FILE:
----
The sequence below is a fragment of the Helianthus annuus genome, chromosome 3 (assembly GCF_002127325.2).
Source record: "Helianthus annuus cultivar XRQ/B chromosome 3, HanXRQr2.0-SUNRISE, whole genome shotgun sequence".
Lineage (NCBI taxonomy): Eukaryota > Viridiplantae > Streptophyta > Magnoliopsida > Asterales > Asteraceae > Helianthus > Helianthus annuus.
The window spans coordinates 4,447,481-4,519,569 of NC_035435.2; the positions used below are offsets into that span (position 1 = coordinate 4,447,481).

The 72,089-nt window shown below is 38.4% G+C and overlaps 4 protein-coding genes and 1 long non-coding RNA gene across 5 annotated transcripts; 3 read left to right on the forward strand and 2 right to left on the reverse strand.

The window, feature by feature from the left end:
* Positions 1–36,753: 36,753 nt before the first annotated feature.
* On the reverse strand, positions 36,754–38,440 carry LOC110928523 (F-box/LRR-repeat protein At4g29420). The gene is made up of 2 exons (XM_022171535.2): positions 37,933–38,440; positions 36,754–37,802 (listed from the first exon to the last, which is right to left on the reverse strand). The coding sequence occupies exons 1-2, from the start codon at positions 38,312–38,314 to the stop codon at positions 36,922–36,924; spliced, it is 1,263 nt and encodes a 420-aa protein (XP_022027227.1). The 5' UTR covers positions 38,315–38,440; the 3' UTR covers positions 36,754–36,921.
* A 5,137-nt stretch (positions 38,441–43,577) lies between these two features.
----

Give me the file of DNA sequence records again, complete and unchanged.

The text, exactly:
The sequence below is a fragment of the Helianthus annuus genome, chromosome 3 (assembly GCF_002127325.2).
Source record: "Helianthus annuus cultivar XRQ/B chromosome 3, HanXRQr2.0-SUNRISE, whole genome shotgun sequence".
Lineage (NCBI taxonomy): Eukaryota > Viridiplantae > Streptophyta > Magnoliopsida > Asterales > Asteraceae > Helianthus > Helianthus annuus.
The window spans coordinates 4,447,481-4,519,569 of NC_035435.2; the positions used below are offsets into that span (position 1 = coordinate 4,447,481).

The 72,089-nt window shown below is 38.4% G+C and overlaps 4 protein-coding genes and 1 long non-coding RNA gene across 5 annotated transcripts; 3 read left to right on the forward strand and 2 right to left on the reverse strand.

The window, feature by feature from the left end:
* Positions 1–36,753: 36,753 nt before the first annotated feature.
* On the reverse strand, positions 36,754–38,440 carry LOC110928523 (F-box/LRR-repeat protein At4g29420). The gene is made up of 2 exons (XM_022171535.2): positions 37,933–38,440; positions 36,754–37,802 (listed from the first exon to the last, which is right to left on the reverse strand). The coding sequence occupies exons 1-2, from the start codon at positions 38,312–38,314 to the stop codon at positions 36,922–36,924; spliced, it is 1,263 nt and encodes a 420-aa protein (XP_022027227.1). The 5' UTR covers positions 38,315–38,440; the 3' UTR covers positions 36,754–36,921.
* A 5,137-nt stretch (positions 38,441–43,577) lies between these two features.